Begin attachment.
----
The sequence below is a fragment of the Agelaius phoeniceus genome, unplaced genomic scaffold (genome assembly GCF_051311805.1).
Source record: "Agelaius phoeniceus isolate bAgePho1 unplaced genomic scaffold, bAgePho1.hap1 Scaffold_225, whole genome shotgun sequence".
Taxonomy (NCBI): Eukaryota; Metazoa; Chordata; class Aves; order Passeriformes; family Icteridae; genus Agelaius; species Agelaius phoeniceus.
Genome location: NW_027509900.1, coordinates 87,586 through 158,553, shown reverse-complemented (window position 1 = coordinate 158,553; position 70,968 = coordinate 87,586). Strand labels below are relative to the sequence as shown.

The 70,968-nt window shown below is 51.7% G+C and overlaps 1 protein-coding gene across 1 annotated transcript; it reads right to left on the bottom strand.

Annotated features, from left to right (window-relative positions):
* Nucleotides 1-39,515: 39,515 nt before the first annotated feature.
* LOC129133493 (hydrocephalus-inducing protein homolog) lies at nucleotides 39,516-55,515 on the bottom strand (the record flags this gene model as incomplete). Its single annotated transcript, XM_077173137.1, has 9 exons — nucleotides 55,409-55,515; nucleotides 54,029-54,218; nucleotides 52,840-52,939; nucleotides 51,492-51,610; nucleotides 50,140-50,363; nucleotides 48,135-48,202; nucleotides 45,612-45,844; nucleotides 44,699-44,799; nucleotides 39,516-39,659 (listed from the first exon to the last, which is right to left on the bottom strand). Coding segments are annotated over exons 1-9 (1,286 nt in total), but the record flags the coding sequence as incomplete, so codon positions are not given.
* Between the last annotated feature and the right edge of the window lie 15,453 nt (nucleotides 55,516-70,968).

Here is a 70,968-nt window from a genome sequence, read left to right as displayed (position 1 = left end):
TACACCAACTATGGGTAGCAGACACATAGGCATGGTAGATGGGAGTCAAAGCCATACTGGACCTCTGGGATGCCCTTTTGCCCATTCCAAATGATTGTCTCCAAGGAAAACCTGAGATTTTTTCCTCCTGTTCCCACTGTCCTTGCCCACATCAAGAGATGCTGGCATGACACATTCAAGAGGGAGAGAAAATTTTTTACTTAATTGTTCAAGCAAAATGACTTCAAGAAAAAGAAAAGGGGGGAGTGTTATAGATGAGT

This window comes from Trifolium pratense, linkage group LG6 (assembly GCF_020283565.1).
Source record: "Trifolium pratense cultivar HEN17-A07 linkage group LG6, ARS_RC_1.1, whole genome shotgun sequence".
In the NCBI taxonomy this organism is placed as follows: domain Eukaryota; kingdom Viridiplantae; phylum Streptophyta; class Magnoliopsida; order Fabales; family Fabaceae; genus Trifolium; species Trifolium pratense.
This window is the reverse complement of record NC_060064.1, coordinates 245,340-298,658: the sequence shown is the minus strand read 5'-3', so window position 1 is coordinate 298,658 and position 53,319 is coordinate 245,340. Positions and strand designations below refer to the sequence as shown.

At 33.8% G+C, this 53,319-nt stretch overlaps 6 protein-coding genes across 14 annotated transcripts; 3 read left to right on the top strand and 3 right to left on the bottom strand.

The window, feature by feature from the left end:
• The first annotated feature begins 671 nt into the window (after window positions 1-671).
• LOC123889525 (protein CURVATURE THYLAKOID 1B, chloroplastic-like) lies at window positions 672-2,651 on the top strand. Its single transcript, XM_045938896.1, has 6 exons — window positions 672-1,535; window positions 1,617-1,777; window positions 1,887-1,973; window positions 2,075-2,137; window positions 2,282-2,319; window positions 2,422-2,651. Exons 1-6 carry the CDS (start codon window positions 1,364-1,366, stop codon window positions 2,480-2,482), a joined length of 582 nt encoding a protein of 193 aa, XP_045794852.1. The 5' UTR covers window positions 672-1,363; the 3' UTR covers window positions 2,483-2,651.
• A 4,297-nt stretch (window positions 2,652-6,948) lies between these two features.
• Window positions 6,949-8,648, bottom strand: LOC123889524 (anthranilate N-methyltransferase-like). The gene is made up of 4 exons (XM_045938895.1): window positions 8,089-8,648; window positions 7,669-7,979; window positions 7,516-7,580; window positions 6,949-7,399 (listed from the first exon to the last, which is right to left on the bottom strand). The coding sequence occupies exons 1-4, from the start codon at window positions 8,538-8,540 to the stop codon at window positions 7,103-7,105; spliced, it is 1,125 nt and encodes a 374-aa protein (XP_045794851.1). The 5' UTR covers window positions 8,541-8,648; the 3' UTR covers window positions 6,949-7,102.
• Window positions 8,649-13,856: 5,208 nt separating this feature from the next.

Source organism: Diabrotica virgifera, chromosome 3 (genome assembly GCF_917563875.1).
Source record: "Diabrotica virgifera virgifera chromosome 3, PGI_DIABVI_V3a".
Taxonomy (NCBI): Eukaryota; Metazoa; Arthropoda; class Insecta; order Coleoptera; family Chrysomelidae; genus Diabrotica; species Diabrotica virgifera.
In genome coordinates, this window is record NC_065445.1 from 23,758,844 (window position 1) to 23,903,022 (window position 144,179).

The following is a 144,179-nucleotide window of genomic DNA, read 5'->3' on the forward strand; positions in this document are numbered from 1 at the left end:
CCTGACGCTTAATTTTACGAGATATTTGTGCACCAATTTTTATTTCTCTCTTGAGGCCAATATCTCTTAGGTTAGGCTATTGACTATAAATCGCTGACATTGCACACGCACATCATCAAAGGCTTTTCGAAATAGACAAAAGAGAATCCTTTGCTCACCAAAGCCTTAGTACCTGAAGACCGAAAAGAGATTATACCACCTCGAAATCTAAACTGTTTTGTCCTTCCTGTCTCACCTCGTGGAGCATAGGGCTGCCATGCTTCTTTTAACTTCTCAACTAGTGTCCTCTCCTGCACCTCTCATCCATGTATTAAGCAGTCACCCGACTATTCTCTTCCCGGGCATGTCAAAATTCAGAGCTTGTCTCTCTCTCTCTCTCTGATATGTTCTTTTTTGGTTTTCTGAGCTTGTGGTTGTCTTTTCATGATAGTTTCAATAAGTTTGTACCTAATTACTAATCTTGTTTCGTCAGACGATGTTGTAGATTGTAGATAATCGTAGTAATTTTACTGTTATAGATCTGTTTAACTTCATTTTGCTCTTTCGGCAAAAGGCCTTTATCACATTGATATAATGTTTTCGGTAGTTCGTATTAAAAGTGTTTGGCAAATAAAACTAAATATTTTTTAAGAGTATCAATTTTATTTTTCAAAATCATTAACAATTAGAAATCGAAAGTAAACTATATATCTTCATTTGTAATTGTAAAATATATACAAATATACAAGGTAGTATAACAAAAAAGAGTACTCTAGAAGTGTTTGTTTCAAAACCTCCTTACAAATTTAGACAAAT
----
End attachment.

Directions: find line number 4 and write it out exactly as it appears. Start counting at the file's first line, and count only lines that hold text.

Genome location: NW_027509900.1, coordinates 87,586 through 158,553, shown reverse-complemented (window position 1 = coordinate 158,553; position 70,968 = coordinate 87,586). Strand labels below are relative to the sequence as shown.